Inspiring words from one of our long-term supporters, Sophie Holroyd
From right to left – Kitty Holroyd, Sophie Holroyd, Sam Botterill & Jenny Henman (founder of Plant your Future), enjoying prosecco at the event!
Sophie’s heartfelt words remind us of how many people share our passion, mission and vision. Each one of our supporters contribute to the success of Plant your Future in a different way, and to us, they are all valuable.
Sophie’s heartfelt words
It’s an odd thing, feeling so connected to a charity when you have never seen in person the good work it does, and have no real prospect of ever doing so. In the case of my relationship with Plant Your Future, the connection comes from caring passionately about the cause, and believing so strongly in the power of the charity to bring about transformational change both in people’s lives, and in the environment. The wonderful Plant Your Future fundraising reception at the kind invitation of the Peruvian Embassy in London made that connection meaningful and vivid for me, enabling me to meet many other like-minded committed supporters, the dedicated community of which I am a tiny part, to celebrate in person the work of the charity.
“In the case of my relationship with Plant your Future, the Connection comes from caring passionately about the cause and believing so strongly in the power of the charity to bring about transformational change both in people’s lives and in the environment.”
The evening also made my sense of the charity more vivid by putting faces to some of the names behind the scenes – Jenny, Plant Your Future’s driven, tirelessly energetic and articulate founder, and Barry, one of the all-important trustees who are the backbone of the charity’s organisation. Most of the volunteers were like me long-term supporters of the charity like Sam, who filled and refilled our glasses with fizz to accompany the lovely canapés, which I am sure encouraged me to buy several sheets of tickets to go in the raffle in the expectation of winning some wonderful prizes at the end of the evening.
My sense of connection was further heightened during the evening for everywhere I turned to look we were surrounded on each wall by images of Peru: the extraordinary exhibition of photographs taken over forty years ago by Tony Hutchings, whom we had the pleasure of hearing speak at the reception and who is also a generous supporter of the charity. His photographs record not only the most globally recognisable and iconic Peruvian landmarks, such as Machu Pichu and Lake Titicaca, but also the scope and sweep of this extraordinary country, and its people.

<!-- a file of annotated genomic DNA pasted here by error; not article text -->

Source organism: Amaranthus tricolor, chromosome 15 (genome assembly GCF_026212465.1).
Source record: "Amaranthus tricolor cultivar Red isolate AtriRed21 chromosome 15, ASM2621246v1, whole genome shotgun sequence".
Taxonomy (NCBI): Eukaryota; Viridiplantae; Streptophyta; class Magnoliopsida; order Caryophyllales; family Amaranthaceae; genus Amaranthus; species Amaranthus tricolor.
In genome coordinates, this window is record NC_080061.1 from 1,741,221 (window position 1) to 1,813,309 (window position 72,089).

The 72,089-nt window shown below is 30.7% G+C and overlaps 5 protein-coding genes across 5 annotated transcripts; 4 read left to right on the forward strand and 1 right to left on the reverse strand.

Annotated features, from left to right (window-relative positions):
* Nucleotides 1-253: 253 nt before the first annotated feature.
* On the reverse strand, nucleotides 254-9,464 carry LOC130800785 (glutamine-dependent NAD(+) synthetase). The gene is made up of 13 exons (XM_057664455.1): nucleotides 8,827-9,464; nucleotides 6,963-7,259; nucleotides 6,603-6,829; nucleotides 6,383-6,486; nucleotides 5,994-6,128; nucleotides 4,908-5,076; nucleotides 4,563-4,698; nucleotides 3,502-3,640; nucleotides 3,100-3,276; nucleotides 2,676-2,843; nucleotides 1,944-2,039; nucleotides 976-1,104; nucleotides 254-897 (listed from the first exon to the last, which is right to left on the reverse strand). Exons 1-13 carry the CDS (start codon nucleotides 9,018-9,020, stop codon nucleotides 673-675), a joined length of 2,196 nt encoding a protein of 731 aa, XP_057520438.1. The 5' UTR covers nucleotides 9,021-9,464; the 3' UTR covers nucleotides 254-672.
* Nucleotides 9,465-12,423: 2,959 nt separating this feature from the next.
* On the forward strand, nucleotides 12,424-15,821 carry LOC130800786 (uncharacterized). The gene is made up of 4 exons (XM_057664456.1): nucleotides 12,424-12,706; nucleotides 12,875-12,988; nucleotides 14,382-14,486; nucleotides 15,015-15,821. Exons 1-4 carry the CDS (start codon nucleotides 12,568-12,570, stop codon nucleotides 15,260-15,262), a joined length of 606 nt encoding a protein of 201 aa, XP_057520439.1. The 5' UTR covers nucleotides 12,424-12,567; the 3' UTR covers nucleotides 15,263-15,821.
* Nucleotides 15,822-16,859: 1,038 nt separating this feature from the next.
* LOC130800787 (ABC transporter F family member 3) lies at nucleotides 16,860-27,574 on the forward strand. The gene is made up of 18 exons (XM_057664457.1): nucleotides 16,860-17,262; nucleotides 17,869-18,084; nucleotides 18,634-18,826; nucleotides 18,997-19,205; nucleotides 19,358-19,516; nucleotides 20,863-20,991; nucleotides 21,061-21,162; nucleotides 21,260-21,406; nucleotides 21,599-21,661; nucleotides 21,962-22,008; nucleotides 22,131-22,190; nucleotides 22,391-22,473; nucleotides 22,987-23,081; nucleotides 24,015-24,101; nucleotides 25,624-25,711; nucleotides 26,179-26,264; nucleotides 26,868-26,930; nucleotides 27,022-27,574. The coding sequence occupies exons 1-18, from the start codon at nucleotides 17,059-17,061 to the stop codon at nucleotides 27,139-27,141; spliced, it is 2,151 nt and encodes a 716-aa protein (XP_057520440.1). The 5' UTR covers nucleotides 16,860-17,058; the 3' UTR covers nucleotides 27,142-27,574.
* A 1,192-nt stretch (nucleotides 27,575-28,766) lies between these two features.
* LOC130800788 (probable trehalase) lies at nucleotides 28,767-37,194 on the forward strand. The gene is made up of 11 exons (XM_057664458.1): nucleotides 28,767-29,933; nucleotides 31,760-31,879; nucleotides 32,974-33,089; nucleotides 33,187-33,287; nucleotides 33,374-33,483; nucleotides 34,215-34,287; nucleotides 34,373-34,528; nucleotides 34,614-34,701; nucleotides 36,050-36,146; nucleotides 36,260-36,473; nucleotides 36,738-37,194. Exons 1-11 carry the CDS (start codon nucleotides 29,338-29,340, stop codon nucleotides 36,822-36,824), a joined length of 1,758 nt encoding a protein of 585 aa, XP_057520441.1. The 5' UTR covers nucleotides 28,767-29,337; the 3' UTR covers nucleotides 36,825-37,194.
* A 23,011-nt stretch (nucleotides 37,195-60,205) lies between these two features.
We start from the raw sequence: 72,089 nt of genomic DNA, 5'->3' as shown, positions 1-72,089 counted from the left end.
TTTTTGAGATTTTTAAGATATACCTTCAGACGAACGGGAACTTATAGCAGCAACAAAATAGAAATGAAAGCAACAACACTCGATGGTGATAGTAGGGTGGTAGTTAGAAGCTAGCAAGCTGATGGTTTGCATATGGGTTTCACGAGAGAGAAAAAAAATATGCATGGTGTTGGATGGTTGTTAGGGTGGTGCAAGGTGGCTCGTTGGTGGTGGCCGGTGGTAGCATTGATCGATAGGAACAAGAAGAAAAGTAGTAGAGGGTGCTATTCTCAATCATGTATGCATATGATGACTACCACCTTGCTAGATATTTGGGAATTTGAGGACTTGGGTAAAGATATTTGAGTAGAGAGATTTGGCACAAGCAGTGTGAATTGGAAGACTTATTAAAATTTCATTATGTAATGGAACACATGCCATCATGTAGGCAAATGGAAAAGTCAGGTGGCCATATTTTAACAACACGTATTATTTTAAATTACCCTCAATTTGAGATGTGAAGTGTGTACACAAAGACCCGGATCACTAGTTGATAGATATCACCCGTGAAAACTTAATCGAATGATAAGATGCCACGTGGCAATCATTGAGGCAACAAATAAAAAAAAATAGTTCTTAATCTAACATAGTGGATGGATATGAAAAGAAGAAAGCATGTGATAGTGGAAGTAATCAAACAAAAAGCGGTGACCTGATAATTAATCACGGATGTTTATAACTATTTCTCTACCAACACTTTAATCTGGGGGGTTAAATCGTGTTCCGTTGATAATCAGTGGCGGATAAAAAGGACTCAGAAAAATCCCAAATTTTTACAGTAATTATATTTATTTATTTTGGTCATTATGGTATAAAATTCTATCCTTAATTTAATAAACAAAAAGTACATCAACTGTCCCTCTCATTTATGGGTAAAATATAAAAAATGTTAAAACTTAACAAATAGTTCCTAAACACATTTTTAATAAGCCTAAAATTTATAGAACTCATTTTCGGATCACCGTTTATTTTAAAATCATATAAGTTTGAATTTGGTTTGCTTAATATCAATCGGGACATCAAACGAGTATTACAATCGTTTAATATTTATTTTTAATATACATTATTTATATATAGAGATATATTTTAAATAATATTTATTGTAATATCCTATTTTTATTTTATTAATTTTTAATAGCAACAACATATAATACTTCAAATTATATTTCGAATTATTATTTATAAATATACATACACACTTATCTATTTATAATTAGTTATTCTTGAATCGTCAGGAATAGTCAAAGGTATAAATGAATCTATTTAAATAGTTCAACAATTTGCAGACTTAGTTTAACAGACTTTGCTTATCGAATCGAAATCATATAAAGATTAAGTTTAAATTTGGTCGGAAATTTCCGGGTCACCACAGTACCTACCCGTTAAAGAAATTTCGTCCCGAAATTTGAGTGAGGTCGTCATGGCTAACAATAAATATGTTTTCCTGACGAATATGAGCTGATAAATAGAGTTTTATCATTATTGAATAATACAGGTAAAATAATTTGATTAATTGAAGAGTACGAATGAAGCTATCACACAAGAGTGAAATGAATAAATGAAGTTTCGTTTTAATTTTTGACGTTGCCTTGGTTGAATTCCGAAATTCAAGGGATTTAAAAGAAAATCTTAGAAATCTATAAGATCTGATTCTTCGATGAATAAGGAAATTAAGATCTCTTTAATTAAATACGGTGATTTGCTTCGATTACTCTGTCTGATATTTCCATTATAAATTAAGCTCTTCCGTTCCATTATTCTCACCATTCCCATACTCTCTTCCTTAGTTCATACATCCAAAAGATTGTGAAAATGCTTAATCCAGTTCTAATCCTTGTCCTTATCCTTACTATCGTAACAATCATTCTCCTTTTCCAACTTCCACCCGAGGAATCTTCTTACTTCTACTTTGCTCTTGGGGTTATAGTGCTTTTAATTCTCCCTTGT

Tony encountered them during his 15,000-mile journey as they celebrated the Inti Raymi festival, fished off Tachile Islands in reed boats, or made traditional everyday hats and belts. The Ambassadors’s wife Desiree shared with me that a significant tower which was the focus of one of Tony’s photographs displayed in the entrance hall had collapsed in an earthquake in the intervening years and no longer exists and that for both herself and her friend visiting from Peru, who was also attending the reception, this was a particularly poignant record of their loss.
“There was a powerful sense throughout the evening of a swell of energy and enthusiasm to return to Peru and to the world the lost landscape.”
And indeed there was a powerful sense throughout the evening of a swell of energy and enthusiasm to return to Peru and to the world the lost landscape: since Tony visited in 1982 sadly so much more of Peru’s Amazonian rainforest has disappeared. In her speech Jenny made the powerful argument that sustainable agroforestry practices can reverse this decline, supporting a population of Amazonian farmers to live sustainably on the land they love by replanting tens of thousands of native trees – many of which grow fruits which can be harvested and yield an income — cocoa, lime, copoazu to name but three — and even trees which can be logged sustainably like marupa and tornillo.
Jenny reeled off (some mindboggling) stats on the scale-up in tree planting by the charity over the last 3 years – 44,000 trees in 2021, just over 156,000 in 2022, and they have already planted over 200,000 this year. They are on track to make it to 250,000 — yes, a quarter of a million — before the rains stop at the end of May. Phenomenal growth. I had sharp pictures in my mind of images that I have seen on Plant Your Future’s blog: the countless rows of tiny vibrant little tornillo saplings in their little pots growing in the forest nursery on the other side of the world, seeds that I in a small way had contributed to buying with my support during their Big Give campaign. Images in my mind too of the backbreaking labour of the farmers planting out the saplings in time for them to be watered by the rainy season to ensure their successful survival. Work that I can never help with in-person but which I, and all the other supporters at the reception and the army of others that couldn’t be there, can sustain and make possible.
It truly is an endeavour that spans the globe.